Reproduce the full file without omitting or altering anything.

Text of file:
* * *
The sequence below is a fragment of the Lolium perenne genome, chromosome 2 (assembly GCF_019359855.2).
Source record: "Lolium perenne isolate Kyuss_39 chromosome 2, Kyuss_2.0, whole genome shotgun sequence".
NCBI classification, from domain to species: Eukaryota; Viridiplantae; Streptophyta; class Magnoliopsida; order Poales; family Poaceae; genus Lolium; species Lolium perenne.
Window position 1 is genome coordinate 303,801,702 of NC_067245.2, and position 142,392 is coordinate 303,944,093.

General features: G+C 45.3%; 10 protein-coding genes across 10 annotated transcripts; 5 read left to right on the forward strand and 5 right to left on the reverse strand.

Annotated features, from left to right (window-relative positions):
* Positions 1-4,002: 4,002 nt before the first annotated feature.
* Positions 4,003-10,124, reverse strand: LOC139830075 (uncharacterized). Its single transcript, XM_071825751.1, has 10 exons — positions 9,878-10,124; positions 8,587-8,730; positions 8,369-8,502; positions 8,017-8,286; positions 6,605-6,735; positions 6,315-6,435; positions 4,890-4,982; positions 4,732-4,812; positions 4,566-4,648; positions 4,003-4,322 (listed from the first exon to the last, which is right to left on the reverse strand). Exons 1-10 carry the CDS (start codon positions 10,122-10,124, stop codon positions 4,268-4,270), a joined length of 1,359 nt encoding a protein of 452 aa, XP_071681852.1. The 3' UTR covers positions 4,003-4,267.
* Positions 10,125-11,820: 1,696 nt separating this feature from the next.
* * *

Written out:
The sequence below is a fragment of the Lolium perenne genome, chromosome 2 (assembly GCF_019359855.2).
Source record: "Lolium perenne isolate Kyuss_39 chromosome 2, Kyuss_2.0, whole genome shotgun sequence".
NCBI classification, from domain to species: Eukaryota; Viridiplantae; Streptophyta; class Magnoliopsida; order Poales; family Poaceae; genus Lolium; species Lolium perenne.
Window position 1 is genome coordinate 303,801,702 of NC_067245.2, and position 142,392 is coordinate 303,944,093.

General features: G+C 45.3%; 10 protein-coding genes across 10 annotated transcripts; 5 read left to right on the forward strand and 5 right to left on the reverse strand.

Annotated features, from left to right (window-relative positions):
* Positions 1-4,002: 4,002 nt before the first annotated feature.
* Positions 4,003-10,124, reverse strand: LOC139830075 (uncharacterized). Its single transcript, XM_071825751.1, has 10 exons — positions 9,878-10,124; positions 8,587-8,730; positions 8,369-8,502; positions 8,017-8,286; positions 6,605-6,735; positions 6,315-6,435; positions 4,890-4,982; positions 4,732-4,812; positions 4,566-4,648; positions 4,003-4,322 (listed from the first exon to the last, which is right to left on the reverse strand). Exons 1-10 carry the CDS (start codon positions 10,122-10,124, stop codon positions 4,268-4,270), a joined length of 1,359 nt encoding a protein of 452 aa, XP_071681852.1. The 3' UTR covers positions 4,003-4,267.
* Positions 10,125-11,820: 1,696 nt separating this feature from the next.